Also, while I'm sure it's an essential part of the Maximum Doom experience, I'm not going to play the shitty conversions unless I absolutely have to. Using Funduke's guide I've tracked down the originals, and that's what the reviews will be written on.
Shamus Young gets lost in the shuffle of authors from Doom's formative period, but if he's remembered for anything, it's probably Doom City. A MAP01 replacement from 1995, this Doom II level did some clever things that no one else had really attempted at the time, at least not to the degree Shamus had done. While the first impulse of many authors was to recreate things familiar to them like their houses, schools, and places of work, Shamus set about making a little city, with graphic replacements to boot. Now, nothing here will meet the realism of the BUILD engine games, but Shamus's texture replacements have a certain unified fidelity about them in all their PAINT-ish glory.
by Andrew "Linguica" Stine, Ray "Shtbag667" Schmitz,
Jacob "Darksoul" Kastner, "Volteface", "Fiend", Mike "Cyb" Watson,
Simon "_5hifty" Rance, Chris "Chopkinsca" Hopkins, Boris "boris" Iwanski,
Maximillian Augustus "Blackfish" Daley, "Scrum", and Josh "Earthquake" Simpson
The 1024 fad hit Doomworld pretty hard. In some ways, it still hasn't recovered, though 2048 may yet take its place. 1024 levels limit the playable space to 1024 x 1024 units; the challenge to the author is to create a level that avoids feeling as restrictive as it truly is. Before the Cacoward winning Congestion / Claustrophobia 1024, though, there was 2004's Exquisite Corpse, from where 1024 ultimately originated. The project got its cues from a surrealist parlour game where authors join together to create sentences and images, the caveat being that each player can only see the very edges of what the previous author did.
Lisa Moore was one of the peripheral authors of Team TNT. She contributed a handful of deathmatch maps to a few projects (Pursuit, Eternal Deathmatch) and has one single player level to her name - Soldier of Fortune. It's a MAP01 replacement for Doom II, released in late 1997. The story and setting peg it as one of those single-location mansion style levels, as it's set after the events of Doom II, when the Doom marine a highly sought-after combatant due to the experience that comes with the name. While residing in your mansion, there's an intrusion, which wouldn't ordinarily concern a badass of your caliber, except it turns out to be no ordinary home invasion.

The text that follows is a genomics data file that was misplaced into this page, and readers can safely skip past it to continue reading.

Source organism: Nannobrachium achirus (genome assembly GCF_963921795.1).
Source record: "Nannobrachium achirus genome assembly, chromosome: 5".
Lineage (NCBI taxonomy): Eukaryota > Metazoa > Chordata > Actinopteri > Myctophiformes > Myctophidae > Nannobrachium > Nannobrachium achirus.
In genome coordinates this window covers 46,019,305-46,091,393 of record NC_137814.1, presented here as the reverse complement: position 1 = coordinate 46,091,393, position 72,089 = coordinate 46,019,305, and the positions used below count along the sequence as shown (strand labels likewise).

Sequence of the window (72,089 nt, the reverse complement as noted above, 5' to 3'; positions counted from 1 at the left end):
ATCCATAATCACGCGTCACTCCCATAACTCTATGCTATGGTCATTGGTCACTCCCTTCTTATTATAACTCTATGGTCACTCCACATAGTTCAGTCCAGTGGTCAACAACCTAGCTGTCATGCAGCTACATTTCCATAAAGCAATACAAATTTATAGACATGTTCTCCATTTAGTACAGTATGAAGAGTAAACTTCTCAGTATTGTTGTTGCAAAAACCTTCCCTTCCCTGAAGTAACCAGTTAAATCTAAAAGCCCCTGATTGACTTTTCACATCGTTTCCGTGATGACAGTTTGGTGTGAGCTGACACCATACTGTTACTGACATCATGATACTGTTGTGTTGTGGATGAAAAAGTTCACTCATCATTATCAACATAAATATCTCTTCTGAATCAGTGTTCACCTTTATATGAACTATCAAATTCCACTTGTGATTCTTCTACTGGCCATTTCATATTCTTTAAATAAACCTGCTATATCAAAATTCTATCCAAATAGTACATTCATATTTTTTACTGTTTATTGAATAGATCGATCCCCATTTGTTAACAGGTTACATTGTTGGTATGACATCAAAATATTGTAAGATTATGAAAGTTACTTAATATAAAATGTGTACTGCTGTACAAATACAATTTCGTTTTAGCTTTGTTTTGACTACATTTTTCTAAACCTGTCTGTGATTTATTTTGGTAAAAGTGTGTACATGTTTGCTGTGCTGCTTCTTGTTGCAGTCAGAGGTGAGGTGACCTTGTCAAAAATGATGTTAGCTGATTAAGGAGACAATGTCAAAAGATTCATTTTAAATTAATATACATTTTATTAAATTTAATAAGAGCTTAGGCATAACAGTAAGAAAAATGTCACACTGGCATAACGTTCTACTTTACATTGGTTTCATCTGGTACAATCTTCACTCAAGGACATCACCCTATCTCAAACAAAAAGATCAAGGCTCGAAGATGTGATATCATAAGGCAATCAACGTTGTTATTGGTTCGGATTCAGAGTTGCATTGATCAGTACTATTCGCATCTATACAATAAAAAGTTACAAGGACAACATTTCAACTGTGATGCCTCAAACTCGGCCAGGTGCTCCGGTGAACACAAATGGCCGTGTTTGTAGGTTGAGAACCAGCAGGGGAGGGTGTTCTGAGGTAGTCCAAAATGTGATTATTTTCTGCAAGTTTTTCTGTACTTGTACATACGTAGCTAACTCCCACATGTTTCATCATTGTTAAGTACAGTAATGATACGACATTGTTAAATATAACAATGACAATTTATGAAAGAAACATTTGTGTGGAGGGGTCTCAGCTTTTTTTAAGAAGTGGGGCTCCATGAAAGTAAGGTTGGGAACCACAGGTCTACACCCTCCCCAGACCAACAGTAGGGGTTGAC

Some people like their Doom maps to be huge adventures or action-packed epics. Others prefer something short and sweet. Erik Alm's Scythe is the premiere Popcorn Doom mapset, a megaWAD that's composed of small levels that take a minute or two to finish. Released in 2003, it appears to take some of its cues from classic author Adam Windsor, known for his ability to crop up in classic mapsets. Windsor's Demonfear was a mapset composed of short levels that were fun to just gun through, and some levels originally meant for that project ended up in Requiem, among them a level titled "Chaos Zone", which bears a striking resemblance to Scythe's MAP32, "Enoz Soahc". Coincidence? You be the judge.
Muskadet is a single level for Doom II, released by Doomworld Forum superstar franckFRAG in 2014. franckFRAG is a member of the French Doom Community's talented stable of authors, but the vast majority of his available material is a bunch of small, action-packed speed maps spread out over 3 Heures d'Agonie, its sequel, and franckFRAG's own Swift Death. When he actually takes the time to build out a more traditional map, it's a memorable experience, with his contribution to Interception becoming one of the WAD's major highlights. Muskadet is not remotely the same thing as "Vertigo Plant", but in the context of the rest of his work, a level like this makes more sense to me in some ways... and less in others.
Plenty of people loathe the early days of Doom PWADs. I'm more in author Chris Kassap's camp; there's a lot of raw weirdness in Doom's first few years that I find endearing if for nothing else than the raw enthusiasm that authors had for making and sharing their works. Nebula 95 tries to channel some of that free-wheeling spirit, but there's no disguising it. Chris is too immaculate a designer to fit in with his pretended peers. Frank Zappa once named The Shaggs as his #3 favorite band, I imagine because the Wiggins felt like a holy grail of sorts, a band whose members were making music while lacking any preconceived notions about what music was supposed to sound like, or what its message should be. Kassman, however, has clearly eaten from the tree of knowledge, and while that doesn't stop one from appreciating works of comparative innocence, the consequence leaves him a marked man.
DROWN STONE CASSETTE B
by Chris "lupinx-Kassman" Kassap
This ended up being the first of the Nebula 95 levels to appear on the archive, but Drown Stone began life as part of the Doomworld Secret Santa project. There are a few big differences between this edition and the previous, but if you've played the original level, the gameplay is basically identical to my eyes, excepting the Nebula 95 intro map on the saucer. It's got an amusing background story. Since Kassman used a stewboy track for the first version (part of his stewboy imitation), Cassette B is offered as an alternative more in spirit with the gives-no-fucks attitude of Nebula 95. The choice is left to you, as beads of sweat pour down Doomguy's forehead since he can't make the decision himself.